It’s every entrepreneur’s dream to ride the wave from idea to a highly profitable business. That’s why they take the risk that they do. But the vast majority of startups don’t make it. In Noah Kagan’s experience, founder of AppSumo and formerly of Facebook and Mint, 86% of the ideas he tries fail. That said, he loves trying new things and can’t see himself working for someone else. This is the life he chose, he fails more than 50% of the time, but when he is right, he runs with it.
Noah joined a number of accomplished entrepreneurs for the 2012 Ramen Camp held at the Microsoft Nerd Center in Cambridge Massachusetts. The objective for these aces of entrepreneurship was to share some of their tips and trick on how they “bootstrapped” or self funded their way to success. For this week’s blog post, we figured it would be a good idea to share some of the information.
Hiten started Crazyegg back in 2006. It was a simple idea that was highly scalable. Create an easy to use web analytic tool that allows users to turn web traffic into conversions thereby increasing sales. Crazyegg creates a heatmap of the webpage to help companies understand where users click and why they do.
Easy to understand, correct? Well, Hiten ran with it and six years later he has grown this idea into seven figures in annual revenue with four people running the entire operation. How? Among other points, he kept his idea simple. Easy to use. Got the word out by actively blogging and engaging potential users where they converse. Tested it among his users early, and last but not least, kept his operation lean. There are four founders to Crazzyegg who split the seven figure annual sales revenue. As Hiten likes to brag, “Per employee, Crazyegg is more profitable than Apple.”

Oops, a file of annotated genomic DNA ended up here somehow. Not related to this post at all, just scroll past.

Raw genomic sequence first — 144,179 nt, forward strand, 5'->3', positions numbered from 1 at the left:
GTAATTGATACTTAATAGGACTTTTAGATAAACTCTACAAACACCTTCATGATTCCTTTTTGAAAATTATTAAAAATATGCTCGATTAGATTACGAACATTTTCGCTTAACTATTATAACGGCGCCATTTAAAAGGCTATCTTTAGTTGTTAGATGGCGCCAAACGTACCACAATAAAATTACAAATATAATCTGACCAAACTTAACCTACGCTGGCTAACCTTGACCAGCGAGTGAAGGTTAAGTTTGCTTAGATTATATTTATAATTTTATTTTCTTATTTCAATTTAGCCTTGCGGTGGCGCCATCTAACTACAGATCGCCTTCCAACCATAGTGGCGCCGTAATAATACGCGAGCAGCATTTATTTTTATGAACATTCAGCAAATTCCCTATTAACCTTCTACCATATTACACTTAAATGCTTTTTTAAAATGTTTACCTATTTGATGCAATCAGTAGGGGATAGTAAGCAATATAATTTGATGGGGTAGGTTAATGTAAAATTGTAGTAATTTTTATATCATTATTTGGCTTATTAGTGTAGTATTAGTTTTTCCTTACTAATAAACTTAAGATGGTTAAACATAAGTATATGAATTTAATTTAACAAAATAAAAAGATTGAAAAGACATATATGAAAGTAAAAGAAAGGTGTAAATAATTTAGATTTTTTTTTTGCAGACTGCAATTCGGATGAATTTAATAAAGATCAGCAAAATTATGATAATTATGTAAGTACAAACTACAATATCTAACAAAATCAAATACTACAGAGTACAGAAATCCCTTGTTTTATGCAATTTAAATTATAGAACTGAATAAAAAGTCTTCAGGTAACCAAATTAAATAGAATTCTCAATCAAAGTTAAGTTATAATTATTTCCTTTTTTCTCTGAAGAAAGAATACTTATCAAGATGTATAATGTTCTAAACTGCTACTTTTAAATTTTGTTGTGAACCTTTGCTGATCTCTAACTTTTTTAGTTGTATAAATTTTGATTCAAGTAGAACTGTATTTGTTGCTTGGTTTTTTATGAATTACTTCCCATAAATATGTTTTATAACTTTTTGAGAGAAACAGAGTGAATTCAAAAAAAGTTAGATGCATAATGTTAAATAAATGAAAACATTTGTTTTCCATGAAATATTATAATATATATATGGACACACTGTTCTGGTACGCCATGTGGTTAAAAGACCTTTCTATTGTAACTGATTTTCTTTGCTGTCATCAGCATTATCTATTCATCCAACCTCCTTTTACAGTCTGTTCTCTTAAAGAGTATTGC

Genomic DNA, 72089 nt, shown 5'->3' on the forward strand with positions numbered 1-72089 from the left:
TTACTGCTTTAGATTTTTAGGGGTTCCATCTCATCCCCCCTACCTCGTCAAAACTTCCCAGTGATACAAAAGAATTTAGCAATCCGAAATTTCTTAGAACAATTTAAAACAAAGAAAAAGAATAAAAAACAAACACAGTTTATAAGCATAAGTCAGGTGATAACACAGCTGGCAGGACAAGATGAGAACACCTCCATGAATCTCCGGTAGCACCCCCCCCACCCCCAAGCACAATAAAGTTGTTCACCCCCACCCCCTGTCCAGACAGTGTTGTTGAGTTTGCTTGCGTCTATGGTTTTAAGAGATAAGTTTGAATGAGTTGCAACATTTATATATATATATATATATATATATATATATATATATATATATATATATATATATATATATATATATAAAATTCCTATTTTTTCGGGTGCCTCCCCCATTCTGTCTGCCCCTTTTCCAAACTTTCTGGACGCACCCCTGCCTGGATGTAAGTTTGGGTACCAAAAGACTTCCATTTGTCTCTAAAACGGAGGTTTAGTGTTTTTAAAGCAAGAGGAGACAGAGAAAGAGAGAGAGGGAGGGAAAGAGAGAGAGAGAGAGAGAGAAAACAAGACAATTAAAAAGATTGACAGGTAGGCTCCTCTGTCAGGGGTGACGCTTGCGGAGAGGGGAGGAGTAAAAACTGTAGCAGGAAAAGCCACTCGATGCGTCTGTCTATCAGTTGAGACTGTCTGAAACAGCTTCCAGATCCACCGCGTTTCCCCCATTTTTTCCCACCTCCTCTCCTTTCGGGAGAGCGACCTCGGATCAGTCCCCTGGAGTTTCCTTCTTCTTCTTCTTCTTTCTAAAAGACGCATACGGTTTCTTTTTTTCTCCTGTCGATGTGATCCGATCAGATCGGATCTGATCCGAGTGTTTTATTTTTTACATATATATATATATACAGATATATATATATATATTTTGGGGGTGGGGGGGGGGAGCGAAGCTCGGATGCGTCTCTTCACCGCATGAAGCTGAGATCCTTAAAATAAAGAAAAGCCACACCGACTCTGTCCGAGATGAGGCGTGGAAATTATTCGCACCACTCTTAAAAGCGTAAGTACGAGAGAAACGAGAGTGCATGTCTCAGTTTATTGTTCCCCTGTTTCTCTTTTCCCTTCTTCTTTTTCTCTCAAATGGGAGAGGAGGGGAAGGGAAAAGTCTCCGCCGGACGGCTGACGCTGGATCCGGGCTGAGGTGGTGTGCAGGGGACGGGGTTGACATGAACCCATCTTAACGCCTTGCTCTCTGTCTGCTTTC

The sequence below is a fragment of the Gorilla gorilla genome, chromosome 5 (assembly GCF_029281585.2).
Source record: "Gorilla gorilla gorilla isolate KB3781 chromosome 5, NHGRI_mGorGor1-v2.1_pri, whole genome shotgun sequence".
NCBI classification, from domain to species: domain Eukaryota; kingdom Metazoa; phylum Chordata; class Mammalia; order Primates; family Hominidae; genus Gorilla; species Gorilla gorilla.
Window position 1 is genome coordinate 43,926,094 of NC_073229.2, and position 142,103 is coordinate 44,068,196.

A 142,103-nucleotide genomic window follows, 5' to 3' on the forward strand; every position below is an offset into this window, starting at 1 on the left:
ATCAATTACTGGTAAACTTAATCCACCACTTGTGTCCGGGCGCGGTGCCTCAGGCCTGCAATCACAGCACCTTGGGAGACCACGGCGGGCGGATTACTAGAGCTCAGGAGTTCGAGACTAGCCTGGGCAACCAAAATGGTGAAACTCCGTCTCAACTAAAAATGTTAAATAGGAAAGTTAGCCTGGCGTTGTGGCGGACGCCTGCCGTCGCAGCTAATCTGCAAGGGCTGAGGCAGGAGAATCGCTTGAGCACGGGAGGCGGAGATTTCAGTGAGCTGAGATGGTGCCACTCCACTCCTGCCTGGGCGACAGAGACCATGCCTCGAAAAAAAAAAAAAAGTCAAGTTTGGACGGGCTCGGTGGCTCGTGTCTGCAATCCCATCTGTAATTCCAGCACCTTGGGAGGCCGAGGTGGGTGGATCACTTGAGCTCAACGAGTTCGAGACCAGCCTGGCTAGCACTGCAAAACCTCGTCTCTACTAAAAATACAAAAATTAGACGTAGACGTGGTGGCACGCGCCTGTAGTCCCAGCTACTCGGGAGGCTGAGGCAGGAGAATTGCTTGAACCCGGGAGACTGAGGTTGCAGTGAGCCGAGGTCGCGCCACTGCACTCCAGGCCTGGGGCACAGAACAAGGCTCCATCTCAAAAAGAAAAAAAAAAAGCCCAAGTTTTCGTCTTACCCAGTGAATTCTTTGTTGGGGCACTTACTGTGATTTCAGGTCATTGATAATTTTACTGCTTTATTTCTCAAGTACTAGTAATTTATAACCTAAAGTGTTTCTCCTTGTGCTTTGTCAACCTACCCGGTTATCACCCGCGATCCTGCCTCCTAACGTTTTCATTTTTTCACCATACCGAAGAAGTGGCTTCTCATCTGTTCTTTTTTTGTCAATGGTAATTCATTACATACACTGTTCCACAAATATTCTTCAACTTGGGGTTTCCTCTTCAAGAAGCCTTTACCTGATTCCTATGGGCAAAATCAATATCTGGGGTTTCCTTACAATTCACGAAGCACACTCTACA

My paraphrasing of his presentation does him no justice. Check out his blog for more insight. He is a funny guy.
App Sumo helps professionals discover amazing products and education. It’s #1 e-commerce site for businesses. Noah said a lot of things during his talk. For every serious insight, he had 2-3 funny jokes to make, which was refreshing because as he reminded the audience, 86% of what he tries as an entrepreneur, fails. It’s good to see a guy put his failure into its proper perspective and learn from it.
Noah Started his career at Intel , then Facebook, Mint, Gambit, and now App Sumo. He is a serial entrepreneur. Here are a few of the tips he shared.
- From idea to operation: be up in running in 30 days. Try something.
- Check out the advice and insight on a blog called 4 Entrepreneurs.
- Marketing: Identify your audience, figure out where they are.
- Check out these sites to discover where your audience converses:
- Run contest to engage your audience.
- Set objectives: use metrics to measure success.
- A/B Test are great, only use them if you have more than 10,000 unique visitors a day.
I guess the biggest take away from Noah’s presentation is engage your audience as a means of growing your businesses.
I sat down and had lunch with Nicolas. The premise of his lunch discussion was how to be 10 people at once. The most valuable commodities entrepreneurs have are their time and money. Nicolas takes both restraints very seriously. In order to maximize both, Nicolas suggested outsourcing some task that can be better done by others. Some of that outsourcing may occur within the United States (front-end design), while other tasks can be done cheaper and faster offshore (back-end design). Here are Nicolas’ top three outsourcing websites.
As a general rule, Nicolas employs two contractors to do the same job and picks the best work of the two. In his experience, the key to a positive outsourcing experience requires 1) Setting clear expectations 2) A clear visual scope of work, and 3) Pay a fair wage. He suggested going to the State Department’s website to research what a fair wage is in the country your contractor is located.
Ramen Camp 2012. There is a ton more I could write about, but I am out of time. It was great meeting the many entrepreneurs and hearing their great ideas. My hat is off to the team at Greenhorn Connect who organized the event. Great Job!